The history of Israel

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Harper, 1960 - History - 487 pages
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Contents

The Land of Israel
7
The Historical Situation in Palestine circa 1200 B C
18
The Sources for the History of Israel
42
Copyright

17 other sections not shown

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About the author (1960)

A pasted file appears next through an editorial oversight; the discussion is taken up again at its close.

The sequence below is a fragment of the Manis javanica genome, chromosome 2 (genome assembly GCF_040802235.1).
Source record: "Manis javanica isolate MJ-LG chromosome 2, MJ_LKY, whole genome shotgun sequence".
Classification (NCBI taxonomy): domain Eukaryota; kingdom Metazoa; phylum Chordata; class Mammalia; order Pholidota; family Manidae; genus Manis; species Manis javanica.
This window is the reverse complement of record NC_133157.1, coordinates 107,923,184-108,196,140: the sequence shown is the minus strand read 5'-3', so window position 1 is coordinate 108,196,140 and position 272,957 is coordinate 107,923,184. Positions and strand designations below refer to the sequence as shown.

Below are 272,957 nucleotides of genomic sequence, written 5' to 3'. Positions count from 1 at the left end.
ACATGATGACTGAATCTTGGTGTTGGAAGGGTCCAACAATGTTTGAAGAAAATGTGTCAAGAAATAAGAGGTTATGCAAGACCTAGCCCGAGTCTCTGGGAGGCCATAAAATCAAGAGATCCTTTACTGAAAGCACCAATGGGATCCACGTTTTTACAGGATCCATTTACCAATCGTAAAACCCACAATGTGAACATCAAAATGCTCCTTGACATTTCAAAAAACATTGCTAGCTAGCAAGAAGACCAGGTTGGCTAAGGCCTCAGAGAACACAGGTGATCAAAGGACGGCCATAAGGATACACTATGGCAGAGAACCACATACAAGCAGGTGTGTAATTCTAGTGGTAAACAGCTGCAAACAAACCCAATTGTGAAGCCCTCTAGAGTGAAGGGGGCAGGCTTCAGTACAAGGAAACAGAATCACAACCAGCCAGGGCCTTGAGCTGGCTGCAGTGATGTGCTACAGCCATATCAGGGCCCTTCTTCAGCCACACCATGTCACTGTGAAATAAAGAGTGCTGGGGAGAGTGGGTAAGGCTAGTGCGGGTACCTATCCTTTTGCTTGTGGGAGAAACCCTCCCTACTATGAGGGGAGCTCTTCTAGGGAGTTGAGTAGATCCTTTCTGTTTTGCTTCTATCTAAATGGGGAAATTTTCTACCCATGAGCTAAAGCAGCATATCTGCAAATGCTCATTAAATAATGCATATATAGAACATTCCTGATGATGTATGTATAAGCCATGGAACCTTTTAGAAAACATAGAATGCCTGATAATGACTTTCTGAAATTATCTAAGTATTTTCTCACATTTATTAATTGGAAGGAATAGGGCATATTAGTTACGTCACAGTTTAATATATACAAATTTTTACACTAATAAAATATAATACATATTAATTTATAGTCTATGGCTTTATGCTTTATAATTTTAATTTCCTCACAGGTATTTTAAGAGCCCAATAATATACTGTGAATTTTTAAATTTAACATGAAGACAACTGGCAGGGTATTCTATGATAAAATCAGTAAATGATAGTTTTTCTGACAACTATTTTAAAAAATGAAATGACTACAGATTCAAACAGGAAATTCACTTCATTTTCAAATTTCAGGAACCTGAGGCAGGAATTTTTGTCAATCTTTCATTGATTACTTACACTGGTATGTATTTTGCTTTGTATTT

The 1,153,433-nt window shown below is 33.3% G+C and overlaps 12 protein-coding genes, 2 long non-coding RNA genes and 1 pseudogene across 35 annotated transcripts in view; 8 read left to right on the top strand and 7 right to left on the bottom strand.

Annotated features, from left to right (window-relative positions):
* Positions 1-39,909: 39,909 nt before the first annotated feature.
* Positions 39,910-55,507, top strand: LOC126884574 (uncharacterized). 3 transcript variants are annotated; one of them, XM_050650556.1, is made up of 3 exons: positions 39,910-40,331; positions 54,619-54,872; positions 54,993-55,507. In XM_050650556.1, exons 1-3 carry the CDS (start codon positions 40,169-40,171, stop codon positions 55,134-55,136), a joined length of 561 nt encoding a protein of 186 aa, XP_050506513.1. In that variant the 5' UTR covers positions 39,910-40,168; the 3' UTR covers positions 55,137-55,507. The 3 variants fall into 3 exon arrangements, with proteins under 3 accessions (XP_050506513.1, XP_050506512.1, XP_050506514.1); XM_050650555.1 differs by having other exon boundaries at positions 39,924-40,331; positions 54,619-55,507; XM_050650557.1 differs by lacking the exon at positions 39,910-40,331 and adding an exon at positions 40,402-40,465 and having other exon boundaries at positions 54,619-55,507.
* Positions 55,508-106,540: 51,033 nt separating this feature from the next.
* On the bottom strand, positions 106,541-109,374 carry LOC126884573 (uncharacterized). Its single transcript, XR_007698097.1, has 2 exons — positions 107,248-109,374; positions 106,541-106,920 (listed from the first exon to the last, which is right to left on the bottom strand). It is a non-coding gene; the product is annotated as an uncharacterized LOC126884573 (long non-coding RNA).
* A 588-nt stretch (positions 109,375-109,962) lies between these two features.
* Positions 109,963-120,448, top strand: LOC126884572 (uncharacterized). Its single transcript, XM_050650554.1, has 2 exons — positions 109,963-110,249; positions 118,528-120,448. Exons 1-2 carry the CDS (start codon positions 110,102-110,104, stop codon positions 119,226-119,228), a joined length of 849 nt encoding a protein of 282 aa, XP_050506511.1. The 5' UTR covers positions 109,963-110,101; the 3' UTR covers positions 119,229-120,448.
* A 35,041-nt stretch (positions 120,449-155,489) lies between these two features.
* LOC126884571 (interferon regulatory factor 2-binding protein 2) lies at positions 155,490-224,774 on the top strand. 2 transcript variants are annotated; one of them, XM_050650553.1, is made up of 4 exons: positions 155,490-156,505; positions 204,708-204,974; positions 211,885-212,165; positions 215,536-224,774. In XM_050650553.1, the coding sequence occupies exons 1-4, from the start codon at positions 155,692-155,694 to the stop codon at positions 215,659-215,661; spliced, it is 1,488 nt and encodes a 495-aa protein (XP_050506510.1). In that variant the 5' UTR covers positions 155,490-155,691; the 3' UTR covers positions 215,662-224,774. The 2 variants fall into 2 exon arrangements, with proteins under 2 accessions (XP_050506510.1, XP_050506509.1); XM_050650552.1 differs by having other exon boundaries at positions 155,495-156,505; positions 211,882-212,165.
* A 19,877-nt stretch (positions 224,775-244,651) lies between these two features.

Martin Noth, a most resourceful biblical historian, was a native of Dresden, Germany. On the completion of his studies at the Universities of Erlangen, Leipzig, and Rostock, he initiated his teaching career at the University of Griefswald (1927-30). Noth then taught Old Testament studies at the University of Konigsberg (1930-45) before moving to the University of Bonn, where he was Distinguished Professor of New Testament Exegesis and president of its evangelical theological seminary (1945-65). From 1965 until his death three years later, Noth was director of the Institute for the Study of the Holy Land in Jerusalem, a position once held by his teacher, Albrecht Alt. In addition to his pioneering tradition-critical work on the Pentateuch (A History of Pentateuchal Traditions, made available in English in 1972), Noth authored perceptive commentaries on the books of Exodus, Leviticus, and Numbers (whose English translations appeared in 1962, 1965, and 1968, respectively). Noth is mainly known to English-speaking readers through his classic, The History of Israel (1960). Though Noth's innovative historical reconstruction of pre-monarchical Israel as a tribal and cultic "amphictyony," an analogy to early Greek society, has suffered criticism in recent years, related ideas regarding ancient Israel's gradual settlement in the land of Canaan have proven useful. Moreover, many scholars have been influenced by Noth's theory that the book of Deuteronomy is no appendage to the Tetrateuch (Genesis--Numbers), but is instead the initial component of a large, complex literary work known as the Deuteronomistic History, which incorporates the Old Testament books of Joshua, Judges, 1-2 Samuel, and 1-2 Kings. This historical witness, says Noth, received its final editing in the sixth century B.C. after the dual monarchies of Israel and Judah had fallen to the enemy.

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